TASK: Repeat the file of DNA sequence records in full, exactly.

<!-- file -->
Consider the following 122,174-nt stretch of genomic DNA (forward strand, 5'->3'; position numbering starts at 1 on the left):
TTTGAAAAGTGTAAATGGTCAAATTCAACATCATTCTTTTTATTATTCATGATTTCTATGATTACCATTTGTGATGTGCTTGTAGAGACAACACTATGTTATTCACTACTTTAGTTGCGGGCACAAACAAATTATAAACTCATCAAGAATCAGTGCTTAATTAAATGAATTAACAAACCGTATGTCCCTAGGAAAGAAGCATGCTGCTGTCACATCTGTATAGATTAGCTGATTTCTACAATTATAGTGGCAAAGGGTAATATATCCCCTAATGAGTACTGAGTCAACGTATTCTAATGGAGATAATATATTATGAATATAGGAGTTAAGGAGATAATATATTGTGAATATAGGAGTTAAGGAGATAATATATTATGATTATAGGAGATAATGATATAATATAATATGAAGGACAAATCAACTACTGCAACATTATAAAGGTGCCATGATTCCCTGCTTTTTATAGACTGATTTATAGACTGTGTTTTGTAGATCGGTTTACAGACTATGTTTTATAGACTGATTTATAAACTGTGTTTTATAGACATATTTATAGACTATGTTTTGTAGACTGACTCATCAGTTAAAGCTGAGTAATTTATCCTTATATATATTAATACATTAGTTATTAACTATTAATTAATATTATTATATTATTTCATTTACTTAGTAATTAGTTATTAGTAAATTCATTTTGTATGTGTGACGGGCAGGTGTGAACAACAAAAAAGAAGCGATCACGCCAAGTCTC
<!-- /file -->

Consider the following 122,174-nt stretch of genomic DNA (forward strand, 5'->3'; position numbering starts at 1 on the left):
TTTGAAAAGTGTAAATGGTCAAATTCAACATCATTCTTTTTATTATTCATGATTTCTATGATTACCATTTGTGATGTGCTTGTAGAGACAACACTATGTTATTCACTACTTTAGTTGCGGGCACAAACAAATTATAAACTCATCAAGAATCAGTGCTTAATTAAATGAATTAACAAACCGTATGTCCCTAGGAAAGAAGCATGCTGCTGTCACATCTGTATAGATTAGCTGATTTCTACAATTATAGTGGCAAAGGGTAATATATCCCCTAATGAGTACTGAGTCAACGTATTCTAATGGAGATAATATATTATGAATATAGGAGTTAAGGAGATAATATATTGTGAATATAGGAGTTAAGGAGATAATATATTATGATTATAGGAGATAATGATATAATATAATATGAAGGACAAATCAACTACTGCAACATTATAAAGGTGCCATGATTCCCTGCTTTTTATAGACTGATTTATAGACTGTGTTTTGTAGATCGGTTTACAGACTATGTTTTATAGACTGATTTATAAACTGTGTTTTATAGACATATTTATAGACTATGTTTTGTAGACTGACTCATCAGTTAAAGCTGAGTAATTTATCCTTATATATATTAATACATTAGTTATTAACTATTAATTAATATTATTATATTATTTCATTTACTTAGTAATTAGTTATTAGTAAATTCATTTTGTATGTGTGACGGGCAGGTGTGAACAACAAAAAAGAAGCGATCACGCCAAGTCTC